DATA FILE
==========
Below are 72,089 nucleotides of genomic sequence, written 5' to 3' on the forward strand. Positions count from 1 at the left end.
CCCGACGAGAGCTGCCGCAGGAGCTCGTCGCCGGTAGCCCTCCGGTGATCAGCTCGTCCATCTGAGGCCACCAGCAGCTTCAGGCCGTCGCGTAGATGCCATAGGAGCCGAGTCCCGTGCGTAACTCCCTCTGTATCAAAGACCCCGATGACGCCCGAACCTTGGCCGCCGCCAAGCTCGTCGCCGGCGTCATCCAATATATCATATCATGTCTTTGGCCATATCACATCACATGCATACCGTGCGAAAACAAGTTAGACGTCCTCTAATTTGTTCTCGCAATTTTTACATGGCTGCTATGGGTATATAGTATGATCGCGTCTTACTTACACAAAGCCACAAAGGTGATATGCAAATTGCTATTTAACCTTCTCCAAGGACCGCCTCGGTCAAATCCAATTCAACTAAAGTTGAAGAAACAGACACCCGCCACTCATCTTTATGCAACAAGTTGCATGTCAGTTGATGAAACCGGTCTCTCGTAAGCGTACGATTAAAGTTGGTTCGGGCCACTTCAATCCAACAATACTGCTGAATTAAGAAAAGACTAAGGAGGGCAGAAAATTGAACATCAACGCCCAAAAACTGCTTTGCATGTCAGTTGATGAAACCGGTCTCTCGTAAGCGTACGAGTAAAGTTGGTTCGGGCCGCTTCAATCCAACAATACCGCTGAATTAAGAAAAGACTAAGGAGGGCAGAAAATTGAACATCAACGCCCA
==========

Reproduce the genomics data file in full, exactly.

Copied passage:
Below are 72,089 nucleotides of genomic sequence, written 5' to 3' on the forward strand. Positions count from 1 at the left end.
CCCGACGAGAGCTGCCGCAGGAGCTCGTCGCCGGTAGCCCTCCGGTGATCAGCTCGTCCATCTGAGGCCACCAGCAGCTTCAGGCCGTCGCGTAGATGCCATAGGAGCCGAGTCCCGTGCGTAACTCCCTCTGTATCAAAGACCCCGATGACGCCCGAACCTTGGCCGCCGCCAAGCTCGTCGCCGGCGTCATCCAATATATCATATCATGTCTTTGGCCATATCACATCACATGCATACCGTGCGAAAACAAGTTAGACGTCCTCTAATTTGTTCTCGCAATTTTTACATGGCTGCTATGGGTATATAGTATGATCGCGTCTTACTTACACAAAGCCACAAAGGTGATATGCAAATTGCTATTTAACCTTCTCCAAGGACCGCCTCGGTCAAATCCAATTCAACTAAAGTTGAAGAAACAGACACCCGCCACTCATCTTTATGCAACAAGTTGCATGTCAGTTGATGAAACCGGTCTCTCGTAAGCGTACGATTAAAGTTGGTTCGGGCCACTTCAATCCAACAATACTGCTGAATTAAGAAAAGACTAAGGAGGGCAGAAAATTGAACATCAACGCCCAAAAACTGCTTTGCATGTCAGTTGATGAAACCGGTCTCTCGTAAGCGTACGAGTAAAGTTGGTTCGGGCCGCTTCAATCCAACAATACCGCTGAATTAAGAAAAGACTAAGGAGGGCAGAAAATTGAACATCAACGCCCA